Vanadium isotope composition of crude oil: effects of source, maturation and biodegradation
Yongjun Gao, John F. Casey, Luis M. Bernardo, Weihang Yang, K. K. (Adry) Bissada, 2018. "Vanadium isotope composition of crude oil: effects of source, maturation and biodegradation", From Source to Seep: Geochemical Applications in Hydrocarbon Systems, M. Lawson, M.J. Formolo, J.M. Eiler
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We present a study of vanadium (V) isotope compositions for 17 crude oils spanning a wide range of concentrations and formation ages. Bulk organic geochemical and biomarker compositions are investigated for 11 co-genetic crude oils from the Barbados oil field. About 2‰ V isotope fractionation was observed and they are primarily correlated with V/Ni ratios and most likely reflect the depositional environment of the petroleum source rocks. Factors such as the lithology of the source rocks, Eh and pH of the depositional environment, and possibly the V isotope composition of seawater could all play a role in the V isotope composition. The Eh and pH conditions determine the speciation and coordination of V ions in fluids, whereas the lithology of the source rock defines the competing phases for available V ions in solution. The V isotopes are significantly modified by maturation and biodegradation. The V isotope fractionation during biodegradation has most probably resulted from the microbial activity-induced changes in the species and coordination geometries of V ions in fluids. The progressive decrease of δ51V with the increase of maturation might suggest a preferential loss of 51V during de-metalation and/or a preferential incorporation of 50V in the newly formed V-organometallic compounds.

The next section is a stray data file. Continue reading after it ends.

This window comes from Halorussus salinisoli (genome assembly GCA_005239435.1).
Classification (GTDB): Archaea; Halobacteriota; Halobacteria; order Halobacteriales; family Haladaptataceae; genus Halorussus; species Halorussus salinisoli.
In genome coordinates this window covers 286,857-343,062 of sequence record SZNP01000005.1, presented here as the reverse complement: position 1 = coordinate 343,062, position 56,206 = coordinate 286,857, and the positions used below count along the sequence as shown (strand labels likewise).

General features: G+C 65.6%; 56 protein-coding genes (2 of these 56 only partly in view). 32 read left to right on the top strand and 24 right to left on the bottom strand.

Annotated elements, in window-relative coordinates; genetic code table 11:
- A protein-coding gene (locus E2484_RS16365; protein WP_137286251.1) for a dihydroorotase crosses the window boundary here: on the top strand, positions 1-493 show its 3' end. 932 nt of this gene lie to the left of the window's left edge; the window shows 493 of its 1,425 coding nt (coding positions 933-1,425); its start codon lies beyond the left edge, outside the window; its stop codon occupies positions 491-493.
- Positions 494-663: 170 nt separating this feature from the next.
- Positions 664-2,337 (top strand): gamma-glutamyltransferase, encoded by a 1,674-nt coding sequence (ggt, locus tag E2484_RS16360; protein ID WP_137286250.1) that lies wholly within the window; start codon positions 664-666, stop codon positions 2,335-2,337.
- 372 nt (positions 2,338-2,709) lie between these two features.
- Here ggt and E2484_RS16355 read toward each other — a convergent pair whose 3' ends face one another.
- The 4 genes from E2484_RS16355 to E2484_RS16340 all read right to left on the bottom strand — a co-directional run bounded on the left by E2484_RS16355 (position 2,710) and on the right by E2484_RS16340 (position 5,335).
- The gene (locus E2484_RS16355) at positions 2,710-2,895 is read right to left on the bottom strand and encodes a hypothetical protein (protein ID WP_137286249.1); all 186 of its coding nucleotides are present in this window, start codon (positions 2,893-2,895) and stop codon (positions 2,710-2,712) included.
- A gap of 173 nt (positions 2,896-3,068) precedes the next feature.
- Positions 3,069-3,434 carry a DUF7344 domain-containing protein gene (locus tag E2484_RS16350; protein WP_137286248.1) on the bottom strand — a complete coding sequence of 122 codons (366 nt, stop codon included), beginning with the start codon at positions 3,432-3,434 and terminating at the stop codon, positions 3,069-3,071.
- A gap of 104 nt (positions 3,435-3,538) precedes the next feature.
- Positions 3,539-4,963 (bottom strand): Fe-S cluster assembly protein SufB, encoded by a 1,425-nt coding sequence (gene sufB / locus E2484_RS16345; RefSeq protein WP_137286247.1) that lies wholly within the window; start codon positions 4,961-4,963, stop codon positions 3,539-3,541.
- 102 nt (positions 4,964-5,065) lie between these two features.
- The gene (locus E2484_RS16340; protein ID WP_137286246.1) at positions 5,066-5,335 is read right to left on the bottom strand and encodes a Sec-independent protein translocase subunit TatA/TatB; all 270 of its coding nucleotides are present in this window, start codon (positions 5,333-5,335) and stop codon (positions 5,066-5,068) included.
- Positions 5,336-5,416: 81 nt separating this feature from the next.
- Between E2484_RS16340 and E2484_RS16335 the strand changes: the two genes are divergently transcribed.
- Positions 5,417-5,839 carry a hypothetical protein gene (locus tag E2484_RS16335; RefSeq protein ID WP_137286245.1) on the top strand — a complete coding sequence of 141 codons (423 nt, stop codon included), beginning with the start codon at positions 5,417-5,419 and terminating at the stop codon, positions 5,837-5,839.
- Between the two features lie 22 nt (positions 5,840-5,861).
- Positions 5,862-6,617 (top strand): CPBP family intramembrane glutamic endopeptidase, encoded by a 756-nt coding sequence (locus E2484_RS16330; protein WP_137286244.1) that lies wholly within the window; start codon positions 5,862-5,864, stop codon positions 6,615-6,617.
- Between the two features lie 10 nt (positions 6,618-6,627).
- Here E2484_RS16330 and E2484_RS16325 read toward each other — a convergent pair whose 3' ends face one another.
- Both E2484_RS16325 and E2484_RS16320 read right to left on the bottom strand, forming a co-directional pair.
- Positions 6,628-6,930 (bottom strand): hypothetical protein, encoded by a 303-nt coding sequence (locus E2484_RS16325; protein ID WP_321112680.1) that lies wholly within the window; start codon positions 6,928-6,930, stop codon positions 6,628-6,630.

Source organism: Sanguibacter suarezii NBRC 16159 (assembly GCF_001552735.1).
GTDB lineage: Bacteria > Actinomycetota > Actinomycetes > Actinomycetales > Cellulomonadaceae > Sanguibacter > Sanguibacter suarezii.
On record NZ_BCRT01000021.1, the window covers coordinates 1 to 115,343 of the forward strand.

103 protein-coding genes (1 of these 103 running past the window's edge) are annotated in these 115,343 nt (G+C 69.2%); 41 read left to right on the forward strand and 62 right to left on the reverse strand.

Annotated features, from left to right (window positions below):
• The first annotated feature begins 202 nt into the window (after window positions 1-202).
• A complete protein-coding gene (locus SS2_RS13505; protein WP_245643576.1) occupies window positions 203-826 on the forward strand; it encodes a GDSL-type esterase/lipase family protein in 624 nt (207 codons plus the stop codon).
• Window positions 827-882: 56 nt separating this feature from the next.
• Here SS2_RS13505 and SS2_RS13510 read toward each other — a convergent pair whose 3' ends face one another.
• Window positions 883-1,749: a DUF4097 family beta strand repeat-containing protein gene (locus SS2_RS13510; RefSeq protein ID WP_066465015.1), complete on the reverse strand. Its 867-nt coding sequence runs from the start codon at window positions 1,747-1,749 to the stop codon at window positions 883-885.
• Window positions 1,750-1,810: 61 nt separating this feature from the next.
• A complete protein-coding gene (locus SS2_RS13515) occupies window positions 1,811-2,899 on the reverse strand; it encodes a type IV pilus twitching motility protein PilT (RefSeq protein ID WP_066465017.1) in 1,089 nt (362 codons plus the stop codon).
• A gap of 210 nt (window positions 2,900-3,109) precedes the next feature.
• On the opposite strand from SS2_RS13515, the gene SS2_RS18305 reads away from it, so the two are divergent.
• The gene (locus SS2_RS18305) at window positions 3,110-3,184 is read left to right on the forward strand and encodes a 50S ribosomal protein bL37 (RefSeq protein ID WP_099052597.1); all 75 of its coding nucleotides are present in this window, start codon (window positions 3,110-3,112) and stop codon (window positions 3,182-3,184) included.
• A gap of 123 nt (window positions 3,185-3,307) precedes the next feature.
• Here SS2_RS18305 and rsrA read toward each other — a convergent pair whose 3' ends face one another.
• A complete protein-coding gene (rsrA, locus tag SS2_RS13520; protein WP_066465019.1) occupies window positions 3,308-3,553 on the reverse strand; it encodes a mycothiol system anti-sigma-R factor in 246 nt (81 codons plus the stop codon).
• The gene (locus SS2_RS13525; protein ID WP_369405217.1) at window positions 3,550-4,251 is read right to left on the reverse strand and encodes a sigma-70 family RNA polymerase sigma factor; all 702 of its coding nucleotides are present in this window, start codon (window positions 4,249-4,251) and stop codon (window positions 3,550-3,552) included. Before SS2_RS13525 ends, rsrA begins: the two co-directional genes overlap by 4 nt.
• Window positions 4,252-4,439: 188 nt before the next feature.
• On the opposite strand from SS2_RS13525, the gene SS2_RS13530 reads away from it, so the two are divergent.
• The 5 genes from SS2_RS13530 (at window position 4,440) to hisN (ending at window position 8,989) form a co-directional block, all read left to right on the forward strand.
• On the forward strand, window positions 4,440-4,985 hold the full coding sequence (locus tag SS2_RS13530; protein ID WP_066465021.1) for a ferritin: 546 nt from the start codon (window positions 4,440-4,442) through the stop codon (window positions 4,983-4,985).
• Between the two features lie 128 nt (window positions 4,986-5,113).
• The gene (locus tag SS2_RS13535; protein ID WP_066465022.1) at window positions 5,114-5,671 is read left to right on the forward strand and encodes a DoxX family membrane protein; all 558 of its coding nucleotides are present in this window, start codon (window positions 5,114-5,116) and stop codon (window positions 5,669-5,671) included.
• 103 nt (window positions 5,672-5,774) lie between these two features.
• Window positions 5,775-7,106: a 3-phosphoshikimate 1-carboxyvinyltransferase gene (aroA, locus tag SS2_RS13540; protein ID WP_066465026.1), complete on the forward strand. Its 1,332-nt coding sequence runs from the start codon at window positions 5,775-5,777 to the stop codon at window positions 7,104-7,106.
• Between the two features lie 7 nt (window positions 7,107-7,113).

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Hydrocarbon systems, by nature, are a complex interplay of elements that must be spatially and temporally aligned to result in the generation and preservation of subsurface hydrocarbon accumulations. To meet the increasing challenges of discovering hydrocarbon resources, it is essential that we advance our understanding of these systems through new geochemical approaches and analytical developments. Such development requires that academic- and industry-led research efforts converge in ways that are unique to the geosciences.
The aim of this volume is to bring together a multidisciplinary geochemical community from industry and academia working in hydrocarbon systems to publish recent advances and state-of-the-art approaches to resolve the many remaining questions in hydrocarbon systems analysis. From Source to Seep presents geochemical and isotopic studies that are grouped into three themes: (1) source-rock identification and the temperature/timing of hydrocarbon generation; (2) mechanisms and time-scales associated with hydrocarbon migration, trapping, storage and alteration; and (3) the impact of fluid flow on reservoir properties.